Holy Trinity Church, Chrishall.© Copyright John Salmon contributor to the Geograph Project and licensed for reuse under this Creative Commons Licence
History of Chrishall >> White's Directory 1848
CHRISHALL is a village and parish among the hills bordering upon Hertforshire and Cambridgeshire, 7 miles West of Saffron Walden. It contains 521 souls, and 2694 acres of land.
In some old records, it is variously called Carshall, Christeshale, etc.
Lord Dacre is lord cf the manor of Chrishall-bury, and owner of the Grange estate. Another manor, Cheswick Hall, or Flanders, belongs to J.H. Wilkes, Esq., and here is a small manor belonging to the Rectory. The Lucy, Rivers, Crawley, Penruddock, and other ancient families, were formerly owners here.
Sir John James, who was knighted in 1655, built the Hall, in a park of 300 acres, afterwards converted into a wood, and the mansion into a farmhouse. An estate, called Crawley-bury, was a seat of the Crawleys, and afterwards passed to the Bendish, Brown, Boyle, and other families.
The Church (Holy Trinity,) is a fine antique structure, consisting of a nave and aisles, a chancel, and a stone tower, crowned by a handsome spire, and containing four bells.
It was appropriated, at an early period, to Westminster Abbey, and contains some ancient brasses, One of which is in memory of Sir John de la Pole, who died in the 14th century. An elegant monument in the chancel is in memory of Sir John James, knight, who died in 1676.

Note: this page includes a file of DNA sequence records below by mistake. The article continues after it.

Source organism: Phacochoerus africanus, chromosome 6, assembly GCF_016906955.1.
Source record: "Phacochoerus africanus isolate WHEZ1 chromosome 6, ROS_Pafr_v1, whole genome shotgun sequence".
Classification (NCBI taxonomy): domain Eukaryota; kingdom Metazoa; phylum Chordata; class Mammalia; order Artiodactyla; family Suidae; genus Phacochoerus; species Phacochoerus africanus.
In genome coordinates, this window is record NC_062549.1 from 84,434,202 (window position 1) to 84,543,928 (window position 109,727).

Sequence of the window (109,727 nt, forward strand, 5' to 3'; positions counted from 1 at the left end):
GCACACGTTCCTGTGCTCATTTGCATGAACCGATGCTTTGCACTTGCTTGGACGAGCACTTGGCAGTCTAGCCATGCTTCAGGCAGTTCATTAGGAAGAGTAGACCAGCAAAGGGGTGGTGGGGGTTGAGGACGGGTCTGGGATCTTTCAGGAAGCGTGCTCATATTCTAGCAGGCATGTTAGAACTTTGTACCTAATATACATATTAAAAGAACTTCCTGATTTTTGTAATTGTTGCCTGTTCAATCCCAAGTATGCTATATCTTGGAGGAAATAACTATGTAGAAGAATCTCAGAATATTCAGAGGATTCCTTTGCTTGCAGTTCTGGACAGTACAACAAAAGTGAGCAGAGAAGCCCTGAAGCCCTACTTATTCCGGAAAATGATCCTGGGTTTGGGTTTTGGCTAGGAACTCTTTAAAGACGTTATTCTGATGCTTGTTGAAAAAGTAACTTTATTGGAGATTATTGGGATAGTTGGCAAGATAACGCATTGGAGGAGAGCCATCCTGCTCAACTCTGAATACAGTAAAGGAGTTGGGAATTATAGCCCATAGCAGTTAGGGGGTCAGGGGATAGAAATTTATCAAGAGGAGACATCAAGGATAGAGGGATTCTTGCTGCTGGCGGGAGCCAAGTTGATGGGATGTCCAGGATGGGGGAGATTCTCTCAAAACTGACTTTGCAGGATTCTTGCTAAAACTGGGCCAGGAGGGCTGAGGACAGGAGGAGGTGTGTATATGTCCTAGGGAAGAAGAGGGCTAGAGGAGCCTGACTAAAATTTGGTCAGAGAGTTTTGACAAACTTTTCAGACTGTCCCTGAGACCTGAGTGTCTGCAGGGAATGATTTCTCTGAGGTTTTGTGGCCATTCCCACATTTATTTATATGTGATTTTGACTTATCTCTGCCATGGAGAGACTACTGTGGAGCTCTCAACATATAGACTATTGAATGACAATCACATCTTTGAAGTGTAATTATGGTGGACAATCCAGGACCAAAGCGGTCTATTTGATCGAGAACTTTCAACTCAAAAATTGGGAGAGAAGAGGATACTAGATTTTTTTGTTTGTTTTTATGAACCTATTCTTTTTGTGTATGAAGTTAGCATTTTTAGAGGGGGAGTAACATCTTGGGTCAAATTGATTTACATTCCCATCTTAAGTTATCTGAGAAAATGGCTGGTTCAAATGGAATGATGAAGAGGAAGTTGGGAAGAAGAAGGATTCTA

In 1558, the rectory was given to the Dean and Chapter of Westminster, to whom it still belongs. The vicarage, valued in K.B. at £19, and in 1831 at £200, is in the patronage of the Bishop of London, and incumbency of the Rev. Godfrey Everth, M.A., who has a good residence, and 1A.35P. of glebe. The rectorial tithes were commuted at the enclosure in 1819 for an allotment of 470A.2R.32P. The vicarial tithes have been commuted for £214 per annum.
In 1562, Lettice Martin left an estate here in trust for the benefit of the poor of 33 parishes. At the enclosure, the land bequeathed by her was exchanged for 79A.1R.19P., now let for £55.10s. per annum, of which £5.4s., as the portion belonging to Chrishall, is distributed at Christmas among the aged poor.
With the other 32 parishes, we have stated their respective shares, which vary in amount agreeable to the donor's will. In 1836, the acting trustee, Mr. Wilkes, had in hand a balance of £200.
The poor of Chrishall have a yearly rent-charge of 20s., left by Thomas Elkin in 1615, and now paid out of 2A.8P. of land belonging Wilkes, Esq.
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Chrishall - Cary's New and Correct English Atlas, 1798
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